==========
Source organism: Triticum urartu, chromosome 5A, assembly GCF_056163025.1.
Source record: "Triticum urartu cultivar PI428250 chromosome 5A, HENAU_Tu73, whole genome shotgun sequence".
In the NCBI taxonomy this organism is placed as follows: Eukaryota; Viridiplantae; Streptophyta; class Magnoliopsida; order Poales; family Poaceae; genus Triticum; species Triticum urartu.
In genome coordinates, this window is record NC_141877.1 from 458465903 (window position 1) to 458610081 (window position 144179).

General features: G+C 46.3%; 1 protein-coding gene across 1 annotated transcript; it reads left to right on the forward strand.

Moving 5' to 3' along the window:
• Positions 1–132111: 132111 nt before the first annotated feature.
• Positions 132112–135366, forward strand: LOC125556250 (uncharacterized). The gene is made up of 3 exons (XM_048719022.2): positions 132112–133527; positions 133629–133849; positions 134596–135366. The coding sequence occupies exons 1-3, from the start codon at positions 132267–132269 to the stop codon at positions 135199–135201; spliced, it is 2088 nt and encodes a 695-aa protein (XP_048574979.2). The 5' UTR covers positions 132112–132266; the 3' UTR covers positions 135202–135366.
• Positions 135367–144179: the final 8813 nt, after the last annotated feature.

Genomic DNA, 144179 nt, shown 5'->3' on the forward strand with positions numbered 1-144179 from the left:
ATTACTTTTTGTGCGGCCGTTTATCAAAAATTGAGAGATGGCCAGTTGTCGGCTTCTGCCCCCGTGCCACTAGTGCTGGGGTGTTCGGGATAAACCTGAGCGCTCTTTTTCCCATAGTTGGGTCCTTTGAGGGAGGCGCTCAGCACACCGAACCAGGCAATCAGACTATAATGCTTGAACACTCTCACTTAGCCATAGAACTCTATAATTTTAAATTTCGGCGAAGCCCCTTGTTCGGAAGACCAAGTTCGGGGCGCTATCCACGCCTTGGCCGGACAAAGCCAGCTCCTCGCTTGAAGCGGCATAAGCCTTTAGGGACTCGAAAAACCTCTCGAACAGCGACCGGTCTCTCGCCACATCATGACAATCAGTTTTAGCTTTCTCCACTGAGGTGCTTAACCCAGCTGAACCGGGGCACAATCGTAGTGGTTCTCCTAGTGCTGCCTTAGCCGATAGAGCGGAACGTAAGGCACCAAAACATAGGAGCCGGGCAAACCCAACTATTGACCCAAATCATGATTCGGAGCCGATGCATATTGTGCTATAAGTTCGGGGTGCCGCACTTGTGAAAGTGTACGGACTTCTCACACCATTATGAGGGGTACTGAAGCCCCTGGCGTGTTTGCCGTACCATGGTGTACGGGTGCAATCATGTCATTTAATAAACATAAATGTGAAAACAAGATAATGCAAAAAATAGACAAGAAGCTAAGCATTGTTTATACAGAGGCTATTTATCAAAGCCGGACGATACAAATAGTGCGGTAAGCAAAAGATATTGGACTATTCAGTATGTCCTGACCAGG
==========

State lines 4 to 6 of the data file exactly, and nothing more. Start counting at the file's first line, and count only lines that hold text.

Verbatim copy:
In genome coordinates, this window is record NC_141877.1 from 458465903 (window position 1) to 458610081 (window position 144179).

General features: G+C 46.3%; 1 protein-coding gene across 1 annotated transcript; it reads left to right on the forward strand.

Moving 5' to 3' along the window: